As you read the following POV, crafted by the Digitas Multicultural Center of Excellence and Adelante BRG teams, it’s important to understand that there is not going to be a clear-cut recommendation when it comes to using Latinx, Latino/a, or Hispanic.
Context is everything. It’s incumbent on our teams and clients to dig deeper and go beyond the custom of generalization and labeling. Reductive approaches are often shortcuts disguised as efficiencies––they tend to characterize lazy or hasty work.
This particular topic is incredibly layered, and occurring in the midst of significant societal change relating to cultural identity and gender. The characteristics of this change are also very different across nations. Complex topics don’t always need simple answers. We have to be accepting of that fact and then progress with both righteous intentions and thoughtful executions.
The Current Climate
- Latino/a & Hispanic are typically used interchangeably but have slightly different meanings. (More details can be found here)
- Latinx is an English term that has grown in popularity in the last few years and aims to be inclusive of non-binary individuals in the community.
- We see mixed support across generational lines, with Latinx having been embraced at a higher rate by the younger generations who are pushing for more inclusion and the removal of gendered language from their lexicon.
- A new Gallup poll released Wednesday, August 4th said that for 57% of U.S. Latinos, it does not matter what term is used to describe them.
- Based on Pew Research, when making a choice, a majority (61%) say they prefer Hispanic to describe the Hispanic or Latino population in the U.S., and 29% say they prefer Latino.
- Meanwhile, just 4% say they prefer Latinx to describe the Hispanic or Latino population.
- Young Hispanics, ages 18 to 29, are among the most likely to have heard of the term – 42% say they have heard of it, compared with 7% of those ages 65 or older.
- The term Latinx can spark backlash from the people it’s meant to represent, with growing data to support that it’s evolved to be an offensive term for many, some even call it a “racial slur.” Recent data from ThinkNOW research shows that 60% of Latino/Hispanics dislike or find the term Latinx offensive.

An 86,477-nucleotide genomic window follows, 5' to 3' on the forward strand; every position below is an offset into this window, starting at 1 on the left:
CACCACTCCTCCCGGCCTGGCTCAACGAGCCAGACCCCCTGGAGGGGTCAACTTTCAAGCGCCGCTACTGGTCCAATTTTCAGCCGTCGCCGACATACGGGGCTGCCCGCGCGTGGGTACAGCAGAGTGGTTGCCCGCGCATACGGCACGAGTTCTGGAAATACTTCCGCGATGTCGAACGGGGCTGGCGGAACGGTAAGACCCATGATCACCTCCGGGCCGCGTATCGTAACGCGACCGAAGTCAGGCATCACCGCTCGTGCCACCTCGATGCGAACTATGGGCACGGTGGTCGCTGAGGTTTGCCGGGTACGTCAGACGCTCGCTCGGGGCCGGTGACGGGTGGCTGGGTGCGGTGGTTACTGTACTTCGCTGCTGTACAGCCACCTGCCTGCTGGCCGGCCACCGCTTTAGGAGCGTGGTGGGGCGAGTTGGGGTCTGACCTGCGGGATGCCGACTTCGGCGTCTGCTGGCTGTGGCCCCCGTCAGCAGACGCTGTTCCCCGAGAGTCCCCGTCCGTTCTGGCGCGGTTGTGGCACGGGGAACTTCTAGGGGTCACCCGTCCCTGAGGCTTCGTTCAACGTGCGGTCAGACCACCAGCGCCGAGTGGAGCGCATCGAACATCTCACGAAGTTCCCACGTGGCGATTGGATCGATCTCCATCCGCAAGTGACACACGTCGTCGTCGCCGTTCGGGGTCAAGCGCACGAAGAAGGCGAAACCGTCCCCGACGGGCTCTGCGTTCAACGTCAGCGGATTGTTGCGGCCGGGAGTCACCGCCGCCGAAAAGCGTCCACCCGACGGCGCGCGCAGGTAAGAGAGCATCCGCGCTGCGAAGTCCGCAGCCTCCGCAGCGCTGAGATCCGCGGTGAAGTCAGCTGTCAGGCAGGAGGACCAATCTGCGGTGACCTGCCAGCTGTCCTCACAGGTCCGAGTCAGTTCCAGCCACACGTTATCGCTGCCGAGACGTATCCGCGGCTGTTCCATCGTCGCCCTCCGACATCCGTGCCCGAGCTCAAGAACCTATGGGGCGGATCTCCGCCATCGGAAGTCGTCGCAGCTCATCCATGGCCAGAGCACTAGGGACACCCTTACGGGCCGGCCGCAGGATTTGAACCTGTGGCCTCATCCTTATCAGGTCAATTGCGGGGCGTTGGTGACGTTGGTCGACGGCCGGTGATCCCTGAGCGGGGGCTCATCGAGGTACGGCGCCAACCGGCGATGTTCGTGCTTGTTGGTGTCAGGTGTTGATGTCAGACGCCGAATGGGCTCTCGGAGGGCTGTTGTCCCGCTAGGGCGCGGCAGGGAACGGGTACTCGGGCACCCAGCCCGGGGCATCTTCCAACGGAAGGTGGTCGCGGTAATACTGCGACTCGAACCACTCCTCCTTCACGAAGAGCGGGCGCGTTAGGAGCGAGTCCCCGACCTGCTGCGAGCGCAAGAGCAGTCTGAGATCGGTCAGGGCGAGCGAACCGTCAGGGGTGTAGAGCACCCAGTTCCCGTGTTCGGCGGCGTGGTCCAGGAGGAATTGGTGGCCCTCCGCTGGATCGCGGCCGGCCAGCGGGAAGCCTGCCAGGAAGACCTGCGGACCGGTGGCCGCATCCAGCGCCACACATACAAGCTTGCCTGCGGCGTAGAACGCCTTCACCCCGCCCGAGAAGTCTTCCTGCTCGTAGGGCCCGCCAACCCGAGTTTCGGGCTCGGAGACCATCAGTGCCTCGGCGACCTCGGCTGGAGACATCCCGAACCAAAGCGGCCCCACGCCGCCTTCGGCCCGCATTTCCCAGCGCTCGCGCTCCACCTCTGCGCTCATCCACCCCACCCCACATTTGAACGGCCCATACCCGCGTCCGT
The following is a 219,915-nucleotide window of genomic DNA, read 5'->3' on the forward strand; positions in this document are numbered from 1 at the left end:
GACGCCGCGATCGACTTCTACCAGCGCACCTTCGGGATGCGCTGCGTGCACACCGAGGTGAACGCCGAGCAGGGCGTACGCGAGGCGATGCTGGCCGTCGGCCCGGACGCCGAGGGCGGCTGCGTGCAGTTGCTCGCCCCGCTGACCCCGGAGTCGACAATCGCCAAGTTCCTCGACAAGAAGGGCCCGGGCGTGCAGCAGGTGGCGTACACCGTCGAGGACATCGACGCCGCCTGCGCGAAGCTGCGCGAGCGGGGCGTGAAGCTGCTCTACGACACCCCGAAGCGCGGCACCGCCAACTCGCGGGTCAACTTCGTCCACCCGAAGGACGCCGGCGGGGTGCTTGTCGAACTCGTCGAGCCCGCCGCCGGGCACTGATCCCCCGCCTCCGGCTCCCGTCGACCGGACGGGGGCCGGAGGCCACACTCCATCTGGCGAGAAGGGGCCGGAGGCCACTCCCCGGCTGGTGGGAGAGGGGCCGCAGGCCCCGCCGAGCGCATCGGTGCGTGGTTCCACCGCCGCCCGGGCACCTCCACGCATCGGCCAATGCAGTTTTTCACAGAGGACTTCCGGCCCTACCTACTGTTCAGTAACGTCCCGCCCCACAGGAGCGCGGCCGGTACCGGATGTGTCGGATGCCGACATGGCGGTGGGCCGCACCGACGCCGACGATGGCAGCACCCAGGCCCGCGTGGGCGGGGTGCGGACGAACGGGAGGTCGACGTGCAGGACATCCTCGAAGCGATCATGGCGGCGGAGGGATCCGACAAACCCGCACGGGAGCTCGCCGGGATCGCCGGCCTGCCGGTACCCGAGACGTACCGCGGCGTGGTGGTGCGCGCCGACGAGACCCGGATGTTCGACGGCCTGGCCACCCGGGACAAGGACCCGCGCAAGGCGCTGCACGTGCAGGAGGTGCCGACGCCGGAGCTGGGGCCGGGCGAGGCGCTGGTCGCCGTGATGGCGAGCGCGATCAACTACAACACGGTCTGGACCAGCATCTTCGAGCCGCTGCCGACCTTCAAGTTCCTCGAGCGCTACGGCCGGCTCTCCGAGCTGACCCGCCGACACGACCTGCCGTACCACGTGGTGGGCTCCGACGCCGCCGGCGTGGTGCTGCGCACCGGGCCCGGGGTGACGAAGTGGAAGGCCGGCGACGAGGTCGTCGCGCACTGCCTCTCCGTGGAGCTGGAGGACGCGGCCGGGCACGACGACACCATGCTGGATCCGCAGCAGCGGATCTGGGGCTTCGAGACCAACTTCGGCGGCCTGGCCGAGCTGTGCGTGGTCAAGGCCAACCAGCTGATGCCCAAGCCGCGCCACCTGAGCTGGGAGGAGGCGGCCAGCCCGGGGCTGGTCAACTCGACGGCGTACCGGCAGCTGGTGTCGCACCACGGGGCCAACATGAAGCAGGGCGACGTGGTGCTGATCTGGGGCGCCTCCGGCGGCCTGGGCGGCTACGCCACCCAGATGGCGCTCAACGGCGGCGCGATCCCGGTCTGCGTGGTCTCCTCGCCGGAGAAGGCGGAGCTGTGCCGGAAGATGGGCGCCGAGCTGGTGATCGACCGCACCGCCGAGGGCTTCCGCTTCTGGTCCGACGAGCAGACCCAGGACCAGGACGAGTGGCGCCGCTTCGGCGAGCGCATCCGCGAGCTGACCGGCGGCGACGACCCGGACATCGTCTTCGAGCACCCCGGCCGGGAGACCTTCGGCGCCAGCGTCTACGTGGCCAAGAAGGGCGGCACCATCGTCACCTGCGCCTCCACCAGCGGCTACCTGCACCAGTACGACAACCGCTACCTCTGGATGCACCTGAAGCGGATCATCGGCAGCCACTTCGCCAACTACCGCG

The McCOE Recommendation
It's important for brands to understand the diverse backgrounds that comprise the Latin community and to want to speak their language, but brands need to be very careful with how they connect with us, so it doesn’t feel inauthentic.
- Show, don’t tell. Resist the urge to use identity labels in your ads unless they are truly needed. Let the culture and respect shine through the work itself.
- Don’t force it. If the brand is not making any other effort to engage the community apart from this one heritage month, the use of the term Latinx in ads in consumer communications has the potential to come across as forced.
- Ask yourself, who is the communication for? The decision to use Latinx, Latino/a, or Hispanic should be driven by the demographics of the target audience, the objective of the message, the context where the message is going to be used, and the ongoing efforts to communicate to these audiences.
- Are you speaking to mostly men, women, or anyone along the spectrum?
- Are you seeking to demonstrate inclusivity? Or are you merely afraid to be called out?
- Are you seeking to create meaningful connections with Latin consumers or are you speaking to a predominantly white audience?
- Are you starting a new relationship with Latin consumers or do you have existing ties?
- Be prepared. Whichever term you end up using, we recommend crafting 1-2 public-facing responses for use on social media/press to respond to consumer questions for the choices you made.
Ultimately, there is not a consensus within the community for which term to use. The term you choose to use comes down to the context where the message is being used, making an informed decision, being transparent with why the decision was made, and being equipped to engage with consumers who have feedback.
- If developing Spanish-language communications, use an "e" vs an "x": Latine(s).
- Ensure consistent usage across internal and external communications.
- Seek support/input from your internal stakeholders within the Latin community.
- Latinx and Hispanic generally should be used to refer to a broader group of people, typically along with “community” or "people.” It's not advised to refer to an individual as Latinx or Hispanic.
- If featuring content or telling stories about individuals, they should be empowered and encouraged to use the term they are most comfortable with when speaking about themselves. Don't be afraid to celebrate the specific background (Mexican, Cuban, etc.) because it comes across as more personal and meaningful to use it.
- The tone and intent are critical. All communications should celebrate, honor, and promote positivity of the culture. An authentic, meaningful story should be the guiding light, not the label being used.